French President Emmanuel Macron's nascent political party has stormed past its traditional rivals in the first round of voting in parliamentary elections which took place Sunday.
The result supports predictions that Macron will secure a whopping majority in the second round, thereby paving the way for him to implement his pro-business agenda.
According to the French Interior Ministry, Macron's La Republique En Marche! movement – in alliance with the centrist MoDem party – gained 32.32 percent of the vote.
France's right wing Republican party, allied with the Union of Democrats and Independents, secured 18.80 percent. They were tailed by Marine Le Pen's far-right National Front at 13.20 percent and the left wing Socialists who are the party of former President Francois Hollande at 7.44 percent.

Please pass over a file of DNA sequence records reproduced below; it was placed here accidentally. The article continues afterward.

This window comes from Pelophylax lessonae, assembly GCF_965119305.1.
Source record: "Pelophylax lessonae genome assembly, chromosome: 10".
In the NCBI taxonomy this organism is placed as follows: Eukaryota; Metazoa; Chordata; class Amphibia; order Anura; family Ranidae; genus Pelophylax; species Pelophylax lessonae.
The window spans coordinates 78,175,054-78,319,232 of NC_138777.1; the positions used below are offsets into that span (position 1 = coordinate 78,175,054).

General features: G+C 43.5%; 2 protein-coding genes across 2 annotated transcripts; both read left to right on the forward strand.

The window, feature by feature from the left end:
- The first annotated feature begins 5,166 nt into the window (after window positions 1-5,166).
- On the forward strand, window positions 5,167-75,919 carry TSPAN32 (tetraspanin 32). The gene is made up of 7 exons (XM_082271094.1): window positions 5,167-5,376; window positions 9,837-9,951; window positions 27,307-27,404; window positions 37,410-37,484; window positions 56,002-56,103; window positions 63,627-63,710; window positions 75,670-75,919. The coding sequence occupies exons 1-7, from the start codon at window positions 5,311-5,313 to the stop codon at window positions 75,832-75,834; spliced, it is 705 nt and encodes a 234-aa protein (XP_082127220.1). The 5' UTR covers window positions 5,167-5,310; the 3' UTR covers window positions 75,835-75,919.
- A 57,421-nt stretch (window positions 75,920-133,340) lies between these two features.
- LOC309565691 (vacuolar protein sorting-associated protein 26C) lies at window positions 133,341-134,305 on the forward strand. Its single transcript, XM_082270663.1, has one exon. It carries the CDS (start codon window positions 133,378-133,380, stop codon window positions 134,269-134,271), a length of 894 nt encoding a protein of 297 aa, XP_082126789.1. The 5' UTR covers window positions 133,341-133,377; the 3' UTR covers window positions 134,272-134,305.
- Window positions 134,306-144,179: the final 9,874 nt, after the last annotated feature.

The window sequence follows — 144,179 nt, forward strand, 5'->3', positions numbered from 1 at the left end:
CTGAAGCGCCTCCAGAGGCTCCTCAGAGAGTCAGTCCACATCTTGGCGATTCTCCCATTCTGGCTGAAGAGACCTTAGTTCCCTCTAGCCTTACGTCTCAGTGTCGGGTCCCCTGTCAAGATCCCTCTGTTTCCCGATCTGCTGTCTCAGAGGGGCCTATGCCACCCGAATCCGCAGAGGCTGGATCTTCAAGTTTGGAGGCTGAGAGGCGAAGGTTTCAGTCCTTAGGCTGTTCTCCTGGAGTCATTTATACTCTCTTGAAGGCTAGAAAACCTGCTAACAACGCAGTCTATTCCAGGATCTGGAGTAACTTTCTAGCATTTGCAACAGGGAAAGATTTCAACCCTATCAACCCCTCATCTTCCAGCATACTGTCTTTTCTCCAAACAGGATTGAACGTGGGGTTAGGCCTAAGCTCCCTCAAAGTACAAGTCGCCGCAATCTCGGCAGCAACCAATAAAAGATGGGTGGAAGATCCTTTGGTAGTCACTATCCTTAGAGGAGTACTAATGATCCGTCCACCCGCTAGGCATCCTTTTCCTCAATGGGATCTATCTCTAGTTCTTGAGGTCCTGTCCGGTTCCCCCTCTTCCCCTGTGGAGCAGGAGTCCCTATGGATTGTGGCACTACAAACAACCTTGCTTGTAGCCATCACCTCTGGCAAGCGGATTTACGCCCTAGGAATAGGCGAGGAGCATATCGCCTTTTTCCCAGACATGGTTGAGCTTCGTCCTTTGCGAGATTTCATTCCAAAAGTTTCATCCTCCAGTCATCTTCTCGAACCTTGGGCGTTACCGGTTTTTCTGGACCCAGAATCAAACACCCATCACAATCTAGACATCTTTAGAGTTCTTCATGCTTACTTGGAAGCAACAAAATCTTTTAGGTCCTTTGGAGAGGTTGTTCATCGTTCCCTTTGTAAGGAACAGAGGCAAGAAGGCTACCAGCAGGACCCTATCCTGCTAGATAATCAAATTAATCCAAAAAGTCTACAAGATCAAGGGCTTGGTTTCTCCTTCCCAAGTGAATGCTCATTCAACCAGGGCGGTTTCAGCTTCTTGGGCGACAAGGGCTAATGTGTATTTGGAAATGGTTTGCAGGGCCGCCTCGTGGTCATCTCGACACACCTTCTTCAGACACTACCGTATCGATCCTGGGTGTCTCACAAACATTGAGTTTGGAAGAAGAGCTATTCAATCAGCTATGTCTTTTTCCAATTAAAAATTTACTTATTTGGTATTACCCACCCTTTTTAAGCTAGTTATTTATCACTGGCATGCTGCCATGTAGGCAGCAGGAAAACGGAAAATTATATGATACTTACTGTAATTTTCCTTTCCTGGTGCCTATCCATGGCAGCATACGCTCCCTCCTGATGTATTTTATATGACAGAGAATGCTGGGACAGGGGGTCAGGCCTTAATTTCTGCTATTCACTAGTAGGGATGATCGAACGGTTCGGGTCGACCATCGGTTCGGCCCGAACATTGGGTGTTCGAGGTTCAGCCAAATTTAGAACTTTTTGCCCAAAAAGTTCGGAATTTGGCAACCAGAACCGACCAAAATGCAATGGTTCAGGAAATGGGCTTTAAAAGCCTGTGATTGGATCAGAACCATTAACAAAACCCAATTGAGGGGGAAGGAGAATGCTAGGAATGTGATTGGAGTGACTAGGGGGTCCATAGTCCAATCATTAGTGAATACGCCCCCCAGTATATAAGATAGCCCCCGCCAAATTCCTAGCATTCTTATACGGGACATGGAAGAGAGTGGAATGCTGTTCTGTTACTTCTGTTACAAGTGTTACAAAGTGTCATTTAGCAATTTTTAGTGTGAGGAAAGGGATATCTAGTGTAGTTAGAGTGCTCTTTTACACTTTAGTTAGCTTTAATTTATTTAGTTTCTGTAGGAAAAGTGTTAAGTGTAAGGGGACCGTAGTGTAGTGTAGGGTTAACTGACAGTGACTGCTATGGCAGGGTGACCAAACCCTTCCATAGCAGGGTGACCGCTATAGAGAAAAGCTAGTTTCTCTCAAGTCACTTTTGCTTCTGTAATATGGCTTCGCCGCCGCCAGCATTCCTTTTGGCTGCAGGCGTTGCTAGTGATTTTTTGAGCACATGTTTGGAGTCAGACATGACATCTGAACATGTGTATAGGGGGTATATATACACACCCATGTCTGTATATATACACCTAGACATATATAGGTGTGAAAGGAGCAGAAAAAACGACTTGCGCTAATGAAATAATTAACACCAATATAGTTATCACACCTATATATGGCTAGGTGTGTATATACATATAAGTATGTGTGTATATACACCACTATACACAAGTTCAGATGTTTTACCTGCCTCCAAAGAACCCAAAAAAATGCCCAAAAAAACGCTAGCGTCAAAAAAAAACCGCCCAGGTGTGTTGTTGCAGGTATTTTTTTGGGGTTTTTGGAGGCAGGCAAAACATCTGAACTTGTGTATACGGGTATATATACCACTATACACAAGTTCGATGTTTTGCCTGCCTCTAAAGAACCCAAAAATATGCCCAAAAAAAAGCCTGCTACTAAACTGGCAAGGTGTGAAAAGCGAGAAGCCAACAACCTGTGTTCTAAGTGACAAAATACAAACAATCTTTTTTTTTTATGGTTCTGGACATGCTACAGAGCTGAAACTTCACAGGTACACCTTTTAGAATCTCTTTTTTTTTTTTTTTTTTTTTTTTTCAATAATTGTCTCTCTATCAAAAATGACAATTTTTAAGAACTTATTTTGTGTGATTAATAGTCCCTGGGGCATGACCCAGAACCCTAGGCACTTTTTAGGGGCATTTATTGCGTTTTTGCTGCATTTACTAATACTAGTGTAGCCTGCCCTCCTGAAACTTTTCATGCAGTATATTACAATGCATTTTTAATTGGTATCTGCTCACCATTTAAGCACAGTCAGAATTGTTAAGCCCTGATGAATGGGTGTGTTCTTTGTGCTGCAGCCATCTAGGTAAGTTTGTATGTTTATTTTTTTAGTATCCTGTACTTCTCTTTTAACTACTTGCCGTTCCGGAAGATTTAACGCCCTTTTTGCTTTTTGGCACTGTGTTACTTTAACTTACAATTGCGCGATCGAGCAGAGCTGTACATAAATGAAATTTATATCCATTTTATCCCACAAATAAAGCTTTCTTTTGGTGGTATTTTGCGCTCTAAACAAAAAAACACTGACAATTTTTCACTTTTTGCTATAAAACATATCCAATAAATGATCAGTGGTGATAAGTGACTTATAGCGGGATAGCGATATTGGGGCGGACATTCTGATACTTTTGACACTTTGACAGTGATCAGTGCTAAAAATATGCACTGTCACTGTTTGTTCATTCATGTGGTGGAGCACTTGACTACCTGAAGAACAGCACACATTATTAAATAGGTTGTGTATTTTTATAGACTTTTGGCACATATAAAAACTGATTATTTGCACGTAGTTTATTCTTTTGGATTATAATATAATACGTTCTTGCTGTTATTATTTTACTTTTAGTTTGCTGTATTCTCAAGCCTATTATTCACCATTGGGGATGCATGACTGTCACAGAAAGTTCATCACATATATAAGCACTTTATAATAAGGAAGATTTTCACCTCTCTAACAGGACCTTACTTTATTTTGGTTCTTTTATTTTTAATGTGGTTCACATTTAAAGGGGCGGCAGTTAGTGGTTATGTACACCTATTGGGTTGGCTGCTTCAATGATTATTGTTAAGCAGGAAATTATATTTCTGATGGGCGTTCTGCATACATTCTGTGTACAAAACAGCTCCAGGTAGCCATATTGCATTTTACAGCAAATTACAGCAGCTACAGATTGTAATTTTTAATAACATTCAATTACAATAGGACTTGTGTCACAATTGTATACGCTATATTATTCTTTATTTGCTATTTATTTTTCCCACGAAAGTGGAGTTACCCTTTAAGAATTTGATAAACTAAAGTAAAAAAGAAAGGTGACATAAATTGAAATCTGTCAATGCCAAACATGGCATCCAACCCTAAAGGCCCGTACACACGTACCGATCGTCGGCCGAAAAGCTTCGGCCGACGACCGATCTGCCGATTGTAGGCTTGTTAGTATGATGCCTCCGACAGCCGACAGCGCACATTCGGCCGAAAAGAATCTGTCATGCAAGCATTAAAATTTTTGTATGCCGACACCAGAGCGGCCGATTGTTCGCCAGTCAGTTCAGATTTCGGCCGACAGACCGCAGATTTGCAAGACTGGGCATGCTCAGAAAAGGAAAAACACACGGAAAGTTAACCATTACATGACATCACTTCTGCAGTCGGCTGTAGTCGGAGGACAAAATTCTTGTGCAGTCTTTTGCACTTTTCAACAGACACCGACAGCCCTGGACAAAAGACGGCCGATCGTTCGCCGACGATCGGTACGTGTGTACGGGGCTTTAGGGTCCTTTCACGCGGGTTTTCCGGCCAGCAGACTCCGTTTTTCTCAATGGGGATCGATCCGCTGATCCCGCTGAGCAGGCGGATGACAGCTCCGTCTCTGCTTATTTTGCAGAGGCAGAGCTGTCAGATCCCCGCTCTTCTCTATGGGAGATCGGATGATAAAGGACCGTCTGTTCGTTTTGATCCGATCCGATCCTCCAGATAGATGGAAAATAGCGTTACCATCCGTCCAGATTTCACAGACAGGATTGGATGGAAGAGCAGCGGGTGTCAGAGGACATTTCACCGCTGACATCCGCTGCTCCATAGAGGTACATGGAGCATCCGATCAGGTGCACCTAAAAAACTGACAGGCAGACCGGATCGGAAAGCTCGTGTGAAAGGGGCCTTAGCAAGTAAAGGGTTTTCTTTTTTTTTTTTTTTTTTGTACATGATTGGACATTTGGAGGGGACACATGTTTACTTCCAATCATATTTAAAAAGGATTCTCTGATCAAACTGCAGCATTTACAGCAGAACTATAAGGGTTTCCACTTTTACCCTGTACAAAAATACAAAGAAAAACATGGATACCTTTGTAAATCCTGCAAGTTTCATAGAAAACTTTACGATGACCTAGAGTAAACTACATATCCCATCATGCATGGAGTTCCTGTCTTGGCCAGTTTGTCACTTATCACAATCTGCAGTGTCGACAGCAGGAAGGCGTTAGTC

A second round of voting for candidates who scored above 12.5 percent (securing above 25 percent of votes first time round counts as an outright win) will take place on June 18, after which Reuters reports that Macron could hold power over as many as 445 seats in the 577-strong National Assembly. Many of the En Marche! candidates have little or no political experience due to Macron's pledge to cleanse France's political establishment.
But voter turnout, at an historic low of 48.71 percent, called the strength of Macron's mandate into question.